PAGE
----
Sony is turning off the lights on PlayStation Home, one of the most interesting online social spaces ever created for console gaming.
Commonly described as similar to the open-ended and relatively unstructured massively multiplayer online space Second Life, PlayStation Home was meant to become the PlayStation 3’s primary social hub when Sony rolled out the service in 2008. Sony envisioned PS3 gamers gathering within PS Home and from there jumping into online games together.
Instead of taking off as a social center for PS3 users, most gamers and critics felt PlayStation Home was a very odd space that no one was quite sure what to do with. Prior to the current generation of consoles, MMO-type spaces on consoles were extremely rare, which likely had much to do with the majority of reactions to Home.
A small group of devoted fans kept PS Home vibrant and profitable for developers who produced content for Home.
PlayStation Home users are given an avatar to navigate the unique spaces connected to the Home network.
The Plaza, one of the earliest spaces in Home, is a combination park and shopping mall. The Plaza grants access to theaters showing advertisements for upcoming games and community-created video content. There are also stores for vanity items like avatar clothing.
Developers created areas within Home themed to advertise upcoming games, complete with unique mini games and themed vanity items. Some of the earliest themed spaces, like a ruined church set within the world of first-person shooter Resistance 2, are still online and accessible to Home users today.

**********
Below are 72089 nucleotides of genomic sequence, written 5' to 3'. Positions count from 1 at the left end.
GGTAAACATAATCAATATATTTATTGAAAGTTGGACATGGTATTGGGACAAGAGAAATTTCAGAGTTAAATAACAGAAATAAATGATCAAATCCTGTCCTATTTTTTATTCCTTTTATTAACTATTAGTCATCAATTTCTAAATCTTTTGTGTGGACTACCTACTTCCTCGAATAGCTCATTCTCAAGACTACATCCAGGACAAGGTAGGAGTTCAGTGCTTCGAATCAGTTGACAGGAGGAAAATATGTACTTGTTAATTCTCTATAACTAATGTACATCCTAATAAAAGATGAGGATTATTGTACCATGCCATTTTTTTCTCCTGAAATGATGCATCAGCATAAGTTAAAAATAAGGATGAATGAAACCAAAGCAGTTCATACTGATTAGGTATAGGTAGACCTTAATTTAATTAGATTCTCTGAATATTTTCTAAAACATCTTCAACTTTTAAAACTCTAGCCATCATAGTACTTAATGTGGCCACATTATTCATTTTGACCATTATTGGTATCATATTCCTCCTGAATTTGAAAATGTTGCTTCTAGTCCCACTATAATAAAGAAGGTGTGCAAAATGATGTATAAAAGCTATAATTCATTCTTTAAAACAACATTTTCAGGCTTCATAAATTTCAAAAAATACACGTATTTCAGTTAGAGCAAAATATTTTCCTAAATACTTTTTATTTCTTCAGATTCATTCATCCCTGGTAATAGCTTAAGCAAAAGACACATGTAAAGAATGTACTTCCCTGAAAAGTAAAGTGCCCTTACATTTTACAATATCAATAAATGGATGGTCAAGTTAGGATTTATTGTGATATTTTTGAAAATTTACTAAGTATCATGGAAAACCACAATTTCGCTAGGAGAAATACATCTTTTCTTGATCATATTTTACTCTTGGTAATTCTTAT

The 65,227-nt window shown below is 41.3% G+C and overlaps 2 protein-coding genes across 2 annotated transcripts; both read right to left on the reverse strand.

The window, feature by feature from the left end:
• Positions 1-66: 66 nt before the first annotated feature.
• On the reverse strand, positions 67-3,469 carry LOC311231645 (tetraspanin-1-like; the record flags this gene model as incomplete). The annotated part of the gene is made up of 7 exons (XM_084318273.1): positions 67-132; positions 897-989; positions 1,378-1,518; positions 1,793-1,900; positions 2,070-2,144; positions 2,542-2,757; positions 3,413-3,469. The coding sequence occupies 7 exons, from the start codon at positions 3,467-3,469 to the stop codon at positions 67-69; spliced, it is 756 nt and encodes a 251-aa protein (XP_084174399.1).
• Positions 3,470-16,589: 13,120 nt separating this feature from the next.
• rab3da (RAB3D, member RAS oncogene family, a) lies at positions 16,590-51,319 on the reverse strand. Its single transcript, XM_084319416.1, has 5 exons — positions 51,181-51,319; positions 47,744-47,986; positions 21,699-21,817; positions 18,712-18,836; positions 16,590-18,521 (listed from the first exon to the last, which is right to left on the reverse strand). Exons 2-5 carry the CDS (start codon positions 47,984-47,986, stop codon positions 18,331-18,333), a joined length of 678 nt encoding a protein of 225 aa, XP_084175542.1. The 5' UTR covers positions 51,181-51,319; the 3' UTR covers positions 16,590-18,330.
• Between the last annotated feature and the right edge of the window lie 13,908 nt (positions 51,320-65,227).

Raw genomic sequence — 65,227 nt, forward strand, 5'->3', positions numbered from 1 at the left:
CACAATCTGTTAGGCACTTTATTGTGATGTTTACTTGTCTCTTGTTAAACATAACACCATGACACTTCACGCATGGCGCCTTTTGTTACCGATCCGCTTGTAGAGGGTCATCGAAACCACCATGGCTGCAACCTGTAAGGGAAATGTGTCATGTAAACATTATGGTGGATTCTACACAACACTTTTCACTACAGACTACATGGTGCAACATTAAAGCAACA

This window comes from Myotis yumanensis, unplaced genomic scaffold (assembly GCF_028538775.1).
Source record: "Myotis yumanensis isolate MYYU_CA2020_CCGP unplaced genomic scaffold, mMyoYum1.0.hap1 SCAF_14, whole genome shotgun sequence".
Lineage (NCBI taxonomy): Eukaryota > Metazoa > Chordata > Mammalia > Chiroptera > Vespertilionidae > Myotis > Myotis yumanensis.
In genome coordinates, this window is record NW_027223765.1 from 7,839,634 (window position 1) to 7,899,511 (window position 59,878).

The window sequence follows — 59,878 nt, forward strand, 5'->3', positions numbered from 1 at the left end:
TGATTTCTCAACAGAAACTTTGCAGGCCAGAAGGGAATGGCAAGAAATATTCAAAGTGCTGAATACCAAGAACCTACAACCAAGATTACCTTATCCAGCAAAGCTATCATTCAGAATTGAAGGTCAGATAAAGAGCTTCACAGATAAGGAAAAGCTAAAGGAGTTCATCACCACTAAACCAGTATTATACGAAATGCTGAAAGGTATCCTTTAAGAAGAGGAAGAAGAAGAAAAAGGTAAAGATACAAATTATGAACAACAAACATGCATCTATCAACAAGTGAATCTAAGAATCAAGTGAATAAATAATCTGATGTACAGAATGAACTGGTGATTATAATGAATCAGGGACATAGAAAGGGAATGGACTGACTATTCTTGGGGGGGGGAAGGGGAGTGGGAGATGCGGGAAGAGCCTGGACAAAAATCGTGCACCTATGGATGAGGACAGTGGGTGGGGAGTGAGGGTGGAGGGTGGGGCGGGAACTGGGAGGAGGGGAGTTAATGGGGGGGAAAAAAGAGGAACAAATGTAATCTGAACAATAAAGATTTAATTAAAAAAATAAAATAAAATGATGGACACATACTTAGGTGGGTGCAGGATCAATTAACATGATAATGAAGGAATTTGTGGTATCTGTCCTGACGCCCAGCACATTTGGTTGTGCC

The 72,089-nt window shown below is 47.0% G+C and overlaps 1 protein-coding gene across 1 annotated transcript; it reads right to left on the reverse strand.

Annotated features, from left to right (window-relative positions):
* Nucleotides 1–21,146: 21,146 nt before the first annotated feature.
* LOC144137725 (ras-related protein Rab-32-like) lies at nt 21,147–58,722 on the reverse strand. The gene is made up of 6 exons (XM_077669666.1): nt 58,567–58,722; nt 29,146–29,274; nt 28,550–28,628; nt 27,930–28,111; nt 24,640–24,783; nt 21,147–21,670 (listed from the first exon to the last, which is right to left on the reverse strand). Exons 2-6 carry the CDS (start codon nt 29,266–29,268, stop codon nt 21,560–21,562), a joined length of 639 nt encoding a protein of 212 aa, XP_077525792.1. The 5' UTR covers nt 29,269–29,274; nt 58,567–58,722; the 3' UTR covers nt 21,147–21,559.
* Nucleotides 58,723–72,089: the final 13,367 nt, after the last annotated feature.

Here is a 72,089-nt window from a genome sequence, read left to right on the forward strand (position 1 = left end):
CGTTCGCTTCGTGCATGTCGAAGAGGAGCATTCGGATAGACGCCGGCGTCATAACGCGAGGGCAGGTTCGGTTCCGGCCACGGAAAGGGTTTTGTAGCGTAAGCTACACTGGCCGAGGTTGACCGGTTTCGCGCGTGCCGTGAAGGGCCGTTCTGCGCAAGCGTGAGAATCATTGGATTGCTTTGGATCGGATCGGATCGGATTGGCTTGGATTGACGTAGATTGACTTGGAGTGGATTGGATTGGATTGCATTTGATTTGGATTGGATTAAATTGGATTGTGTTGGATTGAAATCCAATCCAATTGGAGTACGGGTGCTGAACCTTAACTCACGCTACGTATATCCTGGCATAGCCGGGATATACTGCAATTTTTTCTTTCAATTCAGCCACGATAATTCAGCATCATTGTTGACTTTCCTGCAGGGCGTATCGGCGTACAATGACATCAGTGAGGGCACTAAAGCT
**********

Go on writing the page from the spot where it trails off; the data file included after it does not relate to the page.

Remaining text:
Everyone who created an avatar in PS Home also had access to private spaces, like apartments users could decorate with furniture earned through playing mini games in Home or purchased via microtransactions. Home users also had wardrobes for their avatars.
By 2009 it became clear to Sony that PlayStation Home was not going to perform as a social hub, but the simplicity of developing clothing or mini games for Home led to healthy profit margins for developers via microtransactions.
The Casino, built by developer Digital Extremes, allowed PS Home users to play Texas Hold’em, Blackjack, Keno, and slot machines for chips that could be traded for vanity items or access to VIP areas. Chips could be purchased with real money, but could never be converted back into real-world dollars.
Also in 2009, Sony started billing PS Home as a game platform in its own right. Studios continued to develop game-themed spaces, and developers created games available only within Home, like the third-person shooter No Man’s Land released in 2012.
Even with a dedicated fan base, it was inevitable that PlayStation Home would become a casualty of Sony focusing its resources on the newer PlayStation 4 console, which does not include access to PS Home. Sony announced in September plans to shut down PlayStation Home in March. Today is the day that Sony finally pulls the plug on this unique online space.
Even with such advance notice, some fans on the PlayStation Home forums are still having trouble reconciling themselves to the imminent end of the virtual world they loved.
Screengrab via PlayStation Home/Sony Computer Entertainment America